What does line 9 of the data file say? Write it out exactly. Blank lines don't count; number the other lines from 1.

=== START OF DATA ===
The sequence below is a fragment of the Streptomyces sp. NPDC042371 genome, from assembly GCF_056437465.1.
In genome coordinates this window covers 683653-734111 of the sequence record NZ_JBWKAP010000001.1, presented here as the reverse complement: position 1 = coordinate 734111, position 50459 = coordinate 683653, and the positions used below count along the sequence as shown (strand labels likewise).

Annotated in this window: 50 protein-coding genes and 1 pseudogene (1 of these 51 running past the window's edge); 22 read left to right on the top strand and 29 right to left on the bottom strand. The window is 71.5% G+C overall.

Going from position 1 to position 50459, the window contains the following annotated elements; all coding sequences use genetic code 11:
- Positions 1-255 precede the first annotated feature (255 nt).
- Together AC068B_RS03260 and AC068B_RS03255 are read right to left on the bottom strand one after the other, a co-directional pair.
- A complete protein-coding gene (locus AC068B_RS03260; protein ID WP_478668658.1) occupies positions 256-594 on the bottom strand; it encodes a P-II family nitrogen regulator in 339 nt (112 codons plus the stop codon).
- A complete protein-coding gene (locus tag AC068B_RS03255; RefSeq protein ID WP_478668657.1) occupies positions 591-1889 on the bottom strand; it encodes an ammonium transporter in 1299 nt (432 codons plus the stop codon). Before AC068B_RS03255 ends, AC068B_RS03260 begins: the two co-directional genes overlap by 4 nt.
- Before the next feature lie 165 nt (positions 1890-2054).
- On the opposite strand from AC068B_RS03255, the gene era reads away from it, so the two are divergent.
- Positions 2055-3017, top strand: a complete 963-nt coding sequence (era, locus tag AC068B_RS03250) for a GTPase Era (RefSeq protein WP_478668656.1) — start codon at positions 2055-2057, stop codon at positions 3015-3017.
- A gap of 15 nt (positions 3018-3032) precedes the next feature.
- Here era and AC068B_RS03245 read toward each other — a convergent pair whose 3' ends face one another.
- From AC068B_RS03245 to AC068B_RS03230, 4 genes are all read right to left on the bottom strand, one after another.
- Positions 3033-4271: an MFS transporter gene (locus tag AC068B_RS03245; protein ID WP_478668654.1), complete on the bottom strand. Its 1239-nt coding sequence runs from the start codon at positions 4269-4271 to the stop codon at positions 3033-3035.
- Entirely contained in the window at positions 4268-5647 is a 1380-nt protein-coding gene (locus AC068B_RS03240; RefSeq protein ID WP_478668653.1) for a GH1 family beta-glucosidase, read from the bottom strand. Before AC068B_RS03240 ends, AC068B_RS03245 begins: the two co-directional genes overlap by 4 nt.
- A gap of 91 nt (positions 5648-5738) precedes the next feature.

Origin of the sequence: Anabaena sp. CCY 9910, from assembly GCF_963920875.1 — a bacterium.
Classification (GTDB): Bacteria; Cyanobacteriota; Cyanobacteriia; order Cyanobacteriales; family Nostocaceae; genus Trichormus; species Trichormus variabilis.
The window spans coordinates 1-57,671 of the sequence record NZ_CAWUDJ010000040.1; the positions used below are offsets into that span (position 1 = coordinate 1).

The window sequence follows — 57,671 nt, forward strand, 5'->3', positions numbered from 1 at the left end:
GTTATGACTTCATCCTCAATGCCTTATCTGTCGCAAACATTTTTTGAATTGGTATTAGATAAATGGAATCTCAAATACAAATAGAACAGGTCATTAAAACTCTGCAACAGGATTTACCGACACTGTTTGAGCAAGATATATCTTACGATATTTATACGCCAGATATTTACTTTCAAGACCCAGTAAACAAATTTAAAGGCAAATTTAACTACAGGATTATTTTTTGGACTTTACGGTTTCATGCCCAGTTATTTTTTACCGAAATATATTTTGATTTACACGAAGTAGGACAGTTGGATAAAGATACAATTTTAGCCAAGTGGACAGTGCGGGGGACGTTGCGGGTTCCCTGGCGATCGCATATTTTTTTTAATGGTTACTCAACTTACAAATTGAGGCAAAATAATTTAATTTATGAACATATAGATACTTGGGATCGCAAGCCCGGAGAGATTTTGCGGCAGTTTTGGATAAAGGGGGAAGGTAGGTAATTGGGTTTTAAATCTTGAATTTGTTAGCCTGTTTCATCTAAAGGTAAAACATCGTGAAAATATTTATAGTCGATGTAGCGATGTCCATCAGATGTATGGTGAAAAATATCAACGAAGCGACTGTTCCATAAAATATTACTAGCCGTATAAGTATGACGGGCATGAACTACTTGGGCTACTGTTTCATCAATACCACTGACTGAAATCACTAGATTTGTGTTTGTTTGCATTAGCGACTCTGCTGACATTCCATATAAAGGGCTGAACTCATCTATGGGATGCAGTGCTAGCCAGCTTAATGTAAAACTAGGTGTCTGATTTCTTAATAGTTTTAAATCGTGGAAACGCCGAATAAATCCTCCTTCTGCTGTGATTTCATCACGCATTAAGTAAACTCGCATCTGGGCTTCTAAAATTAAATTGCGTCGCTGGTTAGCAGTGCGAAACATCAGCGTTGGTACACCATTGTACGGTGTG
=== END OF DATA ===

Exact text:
- Before the next feature lie 165 nt (positions 1890-2054).